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Open AccessArticle

Male Breast Cancer: Results of the Application of Multigene Panel Testing to an Italian Cohort of Patients

1
Biosciences Laboratory, Istituto Scientifico Romagnolo per lo Studio e la Cura dei Tumori (IRST) IRCCS, 47014 Meldola, Italy
2
Biostatistics and Clinical Trials Unit, Istituto Scientifico Romagnolo per lo Studio e la Cura dei Tumori (IRST) IRCCS, 47014 Meldola, Italy
3
Romagna Cancer Registry, Istituto Scientifico Romagnolo per lo Studio e la Cura dei Tumori (IRST) IRCCS, 47014 Meldola, Italy
4
Department of Medical Oncology, Ospedale Infermi, 47923 Rimini, Italy
5
Department of Medical Oncology, Istituto Scientifico Romagnolo per lo Studio e la Cura dei Tumori (IRST) IRCCS, 47014 Meldola, Italy
*
Authors to whom correspondence should be addressed.
Diagnostics 2020, 10(5), 269; https://doi.org/10.3390/diagnostics10050269
Received: 31 March 2020 / Revised: 21 April 2020 / Accepted: 28 April 2020 / Published: 30 April 2020
(This article belongs to the Section Pathology and Molecular Diagnostics)
Male breast cancer (MBC) is a rare tumor, accounting for less than 1% of all breast cancers. In MBC, genetic predisposition plays an important role; however, only a few studies have investigated in depth the role of genes other than BRCA1 and BRCA2. We performed a Next-Generation Sequencing (NGS) analysis with a panel of 94 cancer predisposition genes on germline DNA from an Italian case series of 70 patients with MBC. Moreover, we searched for large deletions/duplications of BRCA1/2 genes through the Multiplex Ligation-dependent Probe Amplification (MLPA) technique. Through the combination of NGS and MLPA, we identified three pathogenic variants in the BRCA1 gene and six in the BRCA2 gene. Besides these alterations, we found six additional pathogenic/likely-pathogenic variants in PALB2, CHEK2, ATM, RAD51C, BAP1 and EGFR genes. From our study, BRCA1 and BRCA2 emerge as the main genes associated with MBC risk, but also other genes seem to be associated with the disease. Indeed, some of these genes have already been implicated in female breast cancer predisposition, but others are known to be involved in other types of cancer. Consequently, our results suggest that novel genes could be involved in MBC susceptibility, shedding new light on their role in cancer development. View Full-Text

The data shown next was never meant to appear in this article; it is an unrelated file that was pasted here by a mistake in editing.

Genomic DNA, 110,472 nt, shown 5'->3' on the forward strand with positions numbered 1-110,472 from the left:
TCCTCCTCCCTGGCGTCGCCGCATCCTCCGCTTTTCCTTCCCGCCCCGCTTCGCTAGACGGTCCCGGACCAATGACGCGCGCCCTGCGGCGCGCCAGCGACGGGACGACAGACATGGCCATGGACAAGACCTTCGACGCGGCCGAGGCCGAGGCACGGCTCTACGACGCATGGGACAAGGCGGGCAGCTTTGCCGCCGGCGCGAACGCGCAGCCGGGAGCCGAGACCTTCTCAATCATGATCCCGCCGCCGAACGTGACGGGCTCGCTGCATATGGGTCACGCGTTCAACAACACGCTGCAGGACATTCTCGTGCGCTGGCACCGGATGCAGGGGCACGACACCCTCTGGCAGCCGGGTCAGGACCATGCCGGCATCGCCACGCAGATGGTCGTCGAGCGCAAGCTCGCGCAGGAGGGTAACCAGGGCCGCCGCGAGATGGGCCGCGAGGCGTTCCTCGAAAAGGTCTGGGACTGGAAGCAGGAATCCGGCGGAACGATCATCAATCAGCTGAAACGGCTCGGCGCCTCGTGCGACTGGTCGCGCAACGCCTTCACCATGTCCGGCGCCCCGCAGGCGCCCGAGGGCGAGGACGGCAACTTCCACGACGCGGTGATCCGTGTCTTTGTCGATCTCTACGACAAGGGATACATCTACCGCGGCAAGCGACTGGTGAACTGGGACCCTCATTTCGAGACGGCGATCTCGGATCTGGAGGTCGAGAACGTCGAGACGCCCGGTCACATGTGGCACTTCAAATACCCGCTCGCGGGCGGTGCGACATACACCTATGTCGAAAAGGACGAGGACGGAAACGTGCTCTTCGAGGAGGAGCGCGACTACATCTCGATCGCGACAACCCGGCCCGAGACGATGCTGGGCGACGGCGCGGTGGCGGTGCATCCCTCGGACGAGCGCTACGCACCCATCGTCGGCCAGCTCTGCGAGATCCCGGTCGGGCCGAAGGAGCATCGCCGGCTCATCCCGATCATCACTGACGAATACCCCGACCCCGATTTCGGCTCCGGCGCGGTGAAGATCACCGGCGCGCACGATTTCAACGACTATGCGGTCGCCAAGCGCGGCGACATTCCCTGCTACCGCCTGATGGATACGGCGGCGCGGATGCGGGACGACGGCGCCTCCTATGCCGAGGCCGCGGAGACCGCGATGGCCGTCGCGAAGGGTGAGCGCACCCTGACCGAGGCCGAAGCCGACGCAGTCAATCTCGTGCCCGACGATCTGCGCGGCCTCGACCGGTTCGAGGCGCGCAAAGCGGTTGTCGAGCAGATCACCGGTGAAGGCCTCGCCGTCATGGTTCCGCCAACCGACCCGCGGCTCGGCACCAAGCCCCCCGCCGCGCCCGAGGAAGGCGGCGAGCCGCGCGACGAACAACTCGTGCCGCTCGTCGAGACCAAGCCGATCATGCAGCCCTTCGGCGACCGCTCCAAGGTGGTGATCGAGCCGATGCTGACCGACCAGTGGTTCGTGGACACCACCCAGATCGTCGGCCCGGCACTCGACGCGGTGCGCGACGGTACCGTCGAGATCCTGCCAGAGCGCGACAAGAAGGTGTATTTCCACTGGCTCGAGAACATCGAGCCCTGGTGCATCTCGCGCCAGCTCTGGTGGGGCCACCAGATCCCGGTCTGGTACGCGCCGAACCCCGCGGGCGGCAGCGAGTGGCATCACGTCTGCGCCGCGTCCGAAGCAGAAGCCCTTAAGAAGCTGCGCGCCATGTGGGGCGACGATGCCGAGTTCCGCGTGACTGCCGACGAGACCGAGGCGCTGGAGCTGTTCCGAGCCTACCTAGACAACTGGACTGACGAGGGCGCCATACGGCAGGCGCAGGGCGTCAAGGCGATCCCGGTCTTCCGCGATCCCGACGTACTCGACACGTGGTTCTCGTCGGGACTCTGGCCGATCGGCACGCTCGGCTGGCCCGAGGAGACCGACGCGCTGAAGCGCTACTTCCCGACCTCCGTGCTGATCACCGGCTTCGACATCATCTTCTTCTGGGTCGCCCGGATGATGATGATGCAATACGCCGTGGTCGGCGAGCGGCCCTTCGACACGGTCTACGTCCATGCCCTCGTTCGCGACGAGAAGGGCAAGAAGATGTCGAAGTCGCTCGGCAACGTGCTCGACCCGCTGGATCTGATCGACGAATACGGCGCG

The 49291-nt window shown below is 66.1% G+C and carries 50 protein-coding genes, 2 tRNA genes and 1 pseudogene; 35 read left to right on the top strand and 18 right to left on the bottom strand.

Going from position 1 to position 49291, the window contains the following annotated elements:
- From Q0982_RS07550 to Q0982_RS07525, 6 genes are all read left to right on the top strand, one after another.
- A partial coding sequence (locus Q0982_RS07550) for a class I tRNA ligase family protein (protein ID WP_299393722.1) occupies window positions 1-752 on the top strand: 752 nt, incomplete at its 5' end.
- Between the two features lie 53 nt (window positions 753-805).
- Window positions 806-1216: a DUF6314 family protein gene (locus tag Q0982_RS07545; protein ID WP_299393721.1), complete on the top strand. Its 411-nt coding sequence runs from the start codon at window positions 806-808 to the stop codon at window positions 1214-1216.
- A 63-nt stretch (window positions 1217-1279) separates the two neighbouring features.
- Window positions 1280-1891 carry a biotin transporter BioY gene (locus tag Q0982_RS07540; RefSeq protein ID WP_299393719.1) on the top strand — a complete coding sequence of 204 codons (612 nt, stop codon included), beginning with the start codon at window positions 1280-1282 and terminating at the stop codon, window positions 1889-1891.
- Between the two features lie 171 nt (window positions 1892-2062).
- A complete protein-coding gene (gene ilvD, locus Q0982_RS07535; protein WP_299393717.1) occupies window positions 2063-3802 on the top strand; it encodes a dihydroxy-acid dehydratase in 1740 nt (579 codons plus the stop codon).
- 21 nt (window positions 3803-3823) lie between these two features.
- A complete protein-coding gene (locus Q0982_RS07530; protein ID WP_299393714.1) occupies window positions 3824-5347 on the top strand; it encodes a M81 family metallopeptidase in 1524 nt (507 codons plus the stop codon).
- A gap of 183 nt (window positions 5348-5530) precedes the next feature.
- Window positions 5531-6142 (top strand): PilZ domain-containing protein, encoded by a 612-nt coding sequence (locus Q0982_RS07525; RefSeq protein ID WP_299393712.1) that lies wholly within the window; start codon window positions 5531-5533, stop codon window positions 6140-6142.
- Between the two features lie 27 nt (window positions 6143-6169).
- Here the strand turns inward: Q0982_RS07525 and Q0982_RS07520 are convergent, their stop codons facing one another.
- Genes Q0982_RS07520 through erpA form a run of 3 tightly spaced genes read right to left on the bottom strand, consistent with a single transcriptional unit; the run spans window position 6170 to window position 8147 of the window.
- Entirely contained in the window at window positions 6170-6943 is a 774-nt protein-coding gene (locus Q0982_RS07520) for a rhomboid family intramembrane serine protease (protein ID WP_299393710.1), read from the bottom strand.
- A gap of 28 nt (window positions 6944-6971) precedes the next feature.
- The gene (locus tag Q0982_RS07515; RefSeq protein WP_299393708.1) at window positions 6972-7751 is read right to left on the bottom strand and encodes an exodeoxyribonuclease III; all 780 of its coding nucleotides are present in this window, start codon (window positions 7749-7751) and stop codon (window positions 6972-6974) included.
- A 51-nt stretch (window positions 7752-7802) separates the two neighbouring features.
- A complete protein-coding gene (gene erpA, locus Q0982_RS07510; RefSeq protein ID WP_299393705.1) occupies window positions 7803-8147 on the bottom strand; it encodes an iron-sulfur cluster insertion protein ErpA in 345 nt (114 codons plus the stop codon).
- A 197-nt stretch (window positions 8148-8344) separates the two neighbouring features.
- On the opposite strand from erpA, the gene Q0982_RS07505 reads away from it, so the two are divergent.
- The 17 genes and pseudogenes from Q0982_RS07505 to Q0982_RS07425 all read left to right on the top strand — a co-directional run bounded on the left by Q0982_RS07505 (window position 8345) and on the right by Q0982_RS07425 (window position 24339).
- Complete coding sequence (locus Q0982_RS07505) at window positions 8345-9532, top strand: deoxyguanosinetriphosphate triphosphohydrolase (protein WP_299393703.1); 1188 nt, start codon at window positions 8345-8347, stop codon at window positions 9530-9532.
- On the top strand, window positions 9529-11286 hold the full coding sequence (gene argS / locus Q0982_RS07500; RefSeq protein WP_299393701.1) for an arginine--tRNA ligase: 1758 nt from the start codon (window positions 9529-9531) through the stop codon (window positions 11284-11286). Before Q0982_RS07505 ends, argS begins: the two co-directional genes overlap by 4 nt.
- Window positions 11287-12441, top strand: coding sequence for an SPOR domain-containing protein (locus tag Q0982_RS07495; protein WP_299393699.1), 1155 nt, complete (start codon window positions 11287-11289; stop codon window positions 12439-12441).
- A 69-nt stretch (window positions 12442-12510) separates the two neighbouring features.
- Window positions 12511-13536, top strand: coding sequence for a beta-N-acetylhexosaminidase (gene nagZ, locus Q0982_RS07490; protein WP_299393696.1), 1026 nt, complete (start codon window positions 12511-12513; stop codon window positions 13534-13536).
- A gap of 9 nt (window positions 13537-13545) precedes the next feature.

Keywords: male breast cancer; next-generation sequencing; cancer predisposition; BRCA1/2 genes; hereditary cancer; multigene panel testing; multiplex ligation-dependent probe amplification male breast cancer; next-generation sequencing; cancer predisposition; BRCA1/2 genes; hereditary cancer; multigene panel testing; multiplex ligation-dependent probe amplification
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MDPI and ACS Style

Tedaldi, G.; Tebaldi, M.; Zampiga, V.; Cangini, I.; Pirini, F.; Ferracci, E.; Danesi, R.; Arcangeli, V.; Ravegnani, M.; Martinelli, G.; Falcini, F.; Ulivi, P.; Calistri, D. Male Breast Cancer: Results of the Application of Multigene Panel Testing to an Italian Cohort of Patients. Diagnostics 2020, 10, 269. https://doi.org/10.3390/diagnostics10050269

AMA Style

Tedaldi G, Tebaldi M, Zampiga V, Cangini I, Pirini F, Ferracci E, Danesi R, Arcangeli V, Ravegnani M, Martinelli G, Falcini F, Ulivi P, Calistri D. Male Breast Cancer: Results of the Application of Multigene Panel Testing to an Italian Cohort of Patients. Diagnostics. 2020; 10(5):269. https://doi.org/10.3390/diagnostics10050269

Chicago/Turabian Style

Tedaldi, Gianluca; Tebaldi, Michela; Zampiga, Valentina; Cangini, Ilaria; Pirini, Francesca; Ferracci, Elisa; Danesi, Rita; Arcangeli, Valentina; Ravegnani, Mila; Martinelli, Giovanni; Falcini, Fabio; Ulivi, Paola; Calistri, Daniele. 2020. "Male Breast Cancer: Results of the Application of Multigene Panel Testing to an Italian Cohort of Patients" Diagnostics 10, no. 5: 269. https://doi.org/10.3390/diagnostics10050269

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